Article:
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Advice to a Group of Newbies

 
Posts: 28
Location: Livingston, MT (Zone 4B)
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Good Morning Permies,

I know there is a lot of similar information out there, so maybe this post is redundant.  Anyways I'm starting up a Houston Permaculture Labor Co-Op and our first project is going to be building bee hives.  After having talked to a local beekeeper I've been persuaded to add Horizontal Top Bar hives to the list of plans to build (easier for people without helpers / with heath issues).  So the hives we are planning on building will be Warre or HTBH.  I would like to get some opinions from people keeping bee's in each type of hive as to the challenges associated with each type of hive.  There are currently 0 members in the local beekeeping community using Warre hives so they are very hesitant to the idea of use Warre hives, but I believe that this hive is a good option (especially for the bees).  Also what is the minimum equipment required for new hobbyist beekeepers with a single hive.  

Hoping to hear about difficulty Nardiring the Warre hives...or how easy it is.
Harvesting honey from either horizontal or Warre
Building hives
Long term viability as a hive
Ease of management

General Question:
Is linseed oil a sufficient finish for a pine hive or should something more "permanent" be used like no VOC paint?

Looking forward to some insight.

Thanks,
Colter
 
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Location: mountains of Tennessee
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I heard or read somewhere to use RAW linseed oil rather than boiled linseed oil. Some hives are made of sturdier wood than pine & require no paint or oil. Cedar & hemlock come to mind. An unpainted pine box that is screwed & dove tailed together will actually last quite a few years.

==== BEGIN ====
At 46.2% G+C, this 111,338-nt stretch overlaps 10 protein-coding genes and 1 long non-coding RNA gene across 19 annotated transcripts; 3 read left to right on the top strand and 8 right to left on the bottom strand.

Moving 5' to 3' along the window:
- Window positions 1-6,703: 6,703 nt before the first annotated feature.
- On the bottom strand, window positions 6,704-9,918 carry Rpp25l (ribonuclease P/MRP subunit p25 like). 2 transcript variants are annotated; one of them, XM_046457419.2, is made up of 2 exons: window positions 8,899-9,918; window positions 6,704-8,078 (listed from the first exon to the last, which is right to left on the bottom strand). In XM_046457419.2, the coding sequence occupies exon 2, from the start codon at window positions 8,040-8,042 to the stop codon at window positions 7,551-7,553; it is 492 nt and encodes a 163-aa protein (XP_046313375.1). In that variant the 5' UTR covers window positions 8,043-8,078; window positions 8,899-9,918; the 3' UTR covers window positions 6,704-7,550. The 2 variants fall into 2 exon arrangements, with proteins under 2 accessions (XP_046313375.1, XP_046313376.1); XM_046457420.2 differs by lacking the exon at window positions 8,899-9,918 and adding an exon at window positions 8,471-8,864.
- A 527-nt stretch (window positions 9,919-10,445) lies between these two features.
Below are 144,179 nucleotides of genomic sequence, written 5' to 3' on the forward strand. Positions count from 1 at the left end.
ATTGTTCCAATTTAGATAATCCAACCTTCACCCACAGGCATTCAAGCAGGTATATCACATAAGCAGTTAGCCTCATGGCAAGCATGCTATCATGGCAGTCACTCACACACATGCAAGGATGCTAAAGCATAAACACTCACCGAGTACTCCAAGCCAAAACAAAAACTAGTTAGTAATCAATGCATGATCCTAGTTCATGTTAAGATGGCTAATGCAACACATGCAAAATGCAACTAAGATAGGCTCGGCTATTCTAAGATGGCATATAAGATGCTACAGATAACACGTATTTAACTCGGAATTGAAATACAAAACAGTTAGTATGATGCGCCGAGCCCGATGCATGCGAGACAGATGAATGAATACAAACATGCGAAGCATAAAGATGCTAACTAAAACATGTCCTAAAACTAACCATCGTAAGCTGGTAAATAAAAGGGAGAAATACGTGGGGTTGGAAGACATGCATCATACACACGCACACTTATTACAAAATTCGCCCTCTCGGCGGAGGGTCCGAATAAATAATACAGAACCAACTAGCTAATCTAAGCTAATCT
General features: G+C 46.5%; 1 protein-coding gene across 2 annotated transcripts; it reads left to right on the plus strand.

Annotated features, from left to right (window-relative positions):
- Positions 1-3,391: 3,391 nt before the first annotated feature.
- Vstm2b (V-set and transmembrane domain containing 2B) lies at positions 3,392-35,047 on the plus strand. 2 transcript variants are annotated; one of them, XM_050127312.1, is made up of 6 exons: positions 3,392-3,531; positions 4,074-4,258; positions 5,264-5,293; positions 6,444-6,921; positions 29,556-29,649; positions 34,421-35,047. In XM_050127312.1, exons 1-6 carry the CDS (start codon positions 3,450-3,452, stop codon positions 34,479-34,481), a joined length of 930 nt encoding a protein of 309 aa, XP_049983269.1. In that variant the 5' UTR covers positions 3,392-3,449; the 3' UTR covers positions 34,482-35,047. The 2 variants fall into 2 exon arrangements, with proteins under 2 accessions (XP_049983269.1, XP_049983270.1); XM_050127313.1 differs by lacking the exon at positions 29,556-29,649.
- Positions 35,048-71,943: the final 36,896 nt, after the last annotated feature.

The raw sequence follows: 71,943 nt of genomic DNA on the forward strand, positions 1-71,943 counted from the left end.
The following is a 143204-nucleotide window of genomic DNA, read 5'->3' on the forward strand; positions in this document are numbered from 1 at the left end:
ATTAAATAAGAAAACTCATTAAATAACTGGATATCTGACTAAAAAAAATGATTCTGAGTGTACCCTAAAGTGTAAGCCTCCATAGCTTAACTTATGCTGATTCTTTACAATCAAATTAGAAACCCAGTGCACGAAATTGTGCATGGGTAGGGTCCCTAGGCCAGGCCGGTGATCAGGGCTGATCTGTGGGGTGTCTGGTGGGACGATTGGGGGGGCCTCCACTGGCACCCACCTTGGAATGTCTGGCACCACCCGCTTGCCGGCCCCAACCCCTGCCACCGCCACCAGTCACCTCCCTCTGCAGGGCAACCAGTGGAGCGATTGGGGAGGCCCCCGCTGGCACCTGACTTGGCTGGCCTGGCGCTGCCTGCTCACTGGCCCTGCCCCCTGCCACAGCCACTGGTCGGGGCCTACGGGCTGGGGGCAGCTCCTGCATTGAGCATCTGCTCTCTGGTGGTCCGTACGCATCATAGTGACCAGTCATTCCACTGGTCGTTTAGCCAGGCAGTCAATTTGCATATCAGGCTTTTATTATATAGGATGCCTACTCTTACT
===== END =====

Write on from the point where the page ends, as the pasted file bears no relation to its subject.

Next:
I would not want to lift several boxes of bees alone to nadir. A couple hundred thousand bees are heavy.

Generally a good place to start is join the local beekeeping organization, read a few bee books, & take a class. Then teach them permie bee stuff later!!! It's a tough chore though. Hopefully your permaculture co-op will help draw the local beekeepers with a more natural frame of mind.

Horizontal or vertical? I don't think the bees really care much. My opinion is the beekeeper is the crucial aspect.

Since you'll probably have random visitors at the co-op I'll recommend an epi-pen as minimal equipment. The only other thing one needs is bees. Two colonies would be a big plus. Good luck & welcome to permies.





 
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